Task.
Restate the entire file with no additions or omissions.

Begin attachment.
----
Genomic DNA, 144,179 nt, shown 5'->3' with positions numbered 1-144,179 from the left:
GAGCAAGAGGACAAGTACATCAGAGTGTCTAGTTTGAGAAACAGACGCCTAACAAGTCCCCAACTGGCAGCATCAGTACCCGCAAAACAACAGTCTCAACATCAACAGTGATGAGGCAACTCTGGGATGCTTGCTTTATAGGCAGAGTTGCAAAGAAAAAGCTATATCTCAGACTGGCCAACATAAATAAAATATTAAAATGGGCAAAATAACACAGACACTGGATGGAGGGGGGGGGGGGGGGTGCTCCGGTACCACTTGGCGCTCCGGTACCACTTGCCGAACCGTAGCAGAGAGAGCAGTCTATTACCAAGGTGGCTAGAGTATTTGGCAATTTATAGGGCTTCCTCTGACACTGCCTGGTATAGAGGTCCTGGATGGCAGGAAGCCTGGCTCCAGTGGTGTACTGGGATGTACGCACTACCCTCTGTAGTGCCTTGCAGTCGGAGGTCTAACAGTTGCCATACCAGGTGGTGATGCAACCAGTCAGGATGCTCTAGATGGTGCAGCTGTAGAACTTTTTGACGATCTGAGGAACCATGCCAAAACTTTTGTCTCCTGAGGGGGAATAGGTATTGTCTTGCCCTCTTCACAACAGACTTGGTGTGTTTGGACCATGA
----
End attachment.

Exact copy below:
Genomic DNA, 144,179 nt, shown 5'->3' with positions numbered 1-144,179 from the left:
GAGCAAGAGGACAAGTACATCAGAGTGTCTAGTTTGAGAAACAGACGCCTAACAAGTCCCCAACTGGCAGCATCAGTACCCGCAAAACAACAGTCTCAACATCAACAGTGATGAGGCAACTCTGGGATGCTTGCTTTATAGGCAGAGTTGCAAAGAAAAAGCTATATCTCAGACTGGCCAACATAAATAAAATATTAAAATGGGCAAAATAACACAGACACTGGATGGAGGGGGGGGGGGGGGGTGCTCCGGTACCACTTGGCGCTCCGGTACCACTTGCCGAACCGTAGCAGAGAGAGCAGTCTATTACCAAGGTGGCTAGAGTATTTGGCAATTTATAGGGCTTCCTCTGACACTGCCTGGTATAGAGGTCCTGGATGGCAGGAAGCCTGGCTCCAGTGGTGTACTGGGATGTACGCACTACCCTCTGTAGTGCCTTGCAGTCGGAGGTCTAACAGTTGCCATACCAGGTGGTGATGCAACCAGTCAGGATGCTCTAGATGGTGCAGCTGTAGAACTTTTTGACGATCTGAGGAACCATGCCAAAACTTTTGTCTCCTGAGGGGGAATAGGTATTGTCTTGCCCTCTTCACAACAGACTTGGTGTGTTTGGACCATGA